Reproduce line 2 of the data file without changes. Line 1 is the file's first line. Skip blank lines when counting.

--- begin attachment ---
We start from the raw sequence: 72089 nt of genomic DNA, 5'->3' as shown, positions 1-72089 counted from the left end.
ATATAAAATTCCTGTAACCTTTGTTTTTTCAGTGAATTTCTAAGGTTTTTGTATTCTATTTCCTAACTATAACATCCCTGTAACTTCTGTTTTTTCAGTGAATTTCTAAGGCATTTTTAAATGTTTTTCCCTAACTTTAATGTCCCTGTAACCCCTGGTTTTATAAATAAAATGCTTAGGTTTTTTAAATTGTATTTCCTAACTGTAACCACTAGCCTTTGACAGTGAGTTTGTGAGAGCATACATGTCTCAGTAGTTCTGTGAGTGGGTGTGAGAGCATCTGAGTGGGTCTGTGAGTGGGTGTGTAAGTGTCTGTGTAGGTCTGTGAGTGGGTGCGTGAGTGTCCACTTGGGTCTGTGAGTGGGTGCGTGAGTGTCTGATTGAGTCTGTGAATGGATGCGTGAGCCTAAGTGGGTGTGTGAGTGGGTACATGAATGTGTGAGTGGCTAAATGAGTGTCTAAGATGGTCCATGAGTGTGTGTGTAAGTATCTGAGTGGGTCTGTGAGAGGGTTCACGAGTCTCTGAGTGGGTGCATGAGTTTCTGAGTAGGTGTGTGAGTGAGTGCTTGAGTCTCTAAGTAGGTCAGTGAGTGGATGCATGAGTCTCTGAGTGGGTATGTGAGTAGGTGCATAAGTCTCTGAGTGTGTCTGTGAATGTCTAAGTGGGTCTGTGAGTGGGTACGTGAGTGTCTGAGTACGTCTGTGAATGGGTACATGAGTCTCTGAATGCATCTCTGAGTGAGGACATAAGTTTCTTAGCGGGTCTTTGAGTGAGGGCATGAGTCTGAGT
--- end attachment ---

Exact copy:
ATATAAAATTCCTGTAACCTTTGTTTTTTCAGTGAATTTCTAAGGTTTTTGTATTCTATTTCCTAACTATAACATCCCTGTAACTTCTGTTTTTTCAGTGAATTTCTAAGGCATTTTTAAATGTTTTTCCCTAACTTTAATGTCCCTGTAACCCCTGGTTTTATAAATAAAATGCTTAGGTTTTTTAAATTGTATTTCCTAACTGTAACCACTAGCCTTTGACAGTGAGTTTGTGAGAGCATACATGTCTCAGTAGTTCTGTGAGTGGGTGTGAGAGCATCTGAGTGGGTCTGTGAGTGGGTGTGTAAGTGTCTGTGTAGGTCTGTGAGTGGGTGCGTGAGTGTCCACTTGGGTCTGTGAGTGGGTGCGTGAGTGTCTGATTGAGTCTGTGAATGGATGCGTGAGCCTAAGTGGGTGTGTGAGTGGGTACATGAATGTGTGAGTGGCTAAATGAGTGTCTAAGATGGTCCATGAGTGTGTGTGTAAGTATCTGAGTGGGTCTGTGAGAGGGTTCACGAGTCTCTGAGTGGGTGCATGAGTTTCTGAGTAGGTGTGTGAGTGAGTGCTTGAGTCTCTAAGTAGGTCAGTGAGTGGATGCATGAGTCTCTGAGTGGGTATGTGAGTAGGTGCATAAGTCTCTGAGTGTGTCTGTGAATGTCTAAGTGGGTCTGTGAGTGGGTACGTGAGTGTCTGAGTACGTCTGTGAATGGGTACATGAGTCTCTGAATGCATCTCTGAGTGAGGACATAAGTTTCTTAGCGGGTCTTTGAGTGAGGGCATGAGTCTGAGT